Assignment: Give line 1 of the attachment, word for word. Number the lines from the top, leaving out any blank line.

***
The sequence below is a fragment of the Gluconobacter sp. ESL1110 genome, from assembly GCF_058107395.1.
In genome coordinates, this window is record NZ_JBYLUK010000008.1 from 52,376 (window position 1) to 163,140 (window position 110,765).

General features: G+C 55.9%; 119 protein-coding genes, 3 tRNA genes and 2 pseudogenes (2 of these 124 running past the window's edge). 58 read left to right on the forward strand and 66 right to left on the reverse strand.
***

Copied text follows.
The sequence below is a fragment of the Gluconobacter sp. ESL1110 genome, from assembly GCF_058107395.1.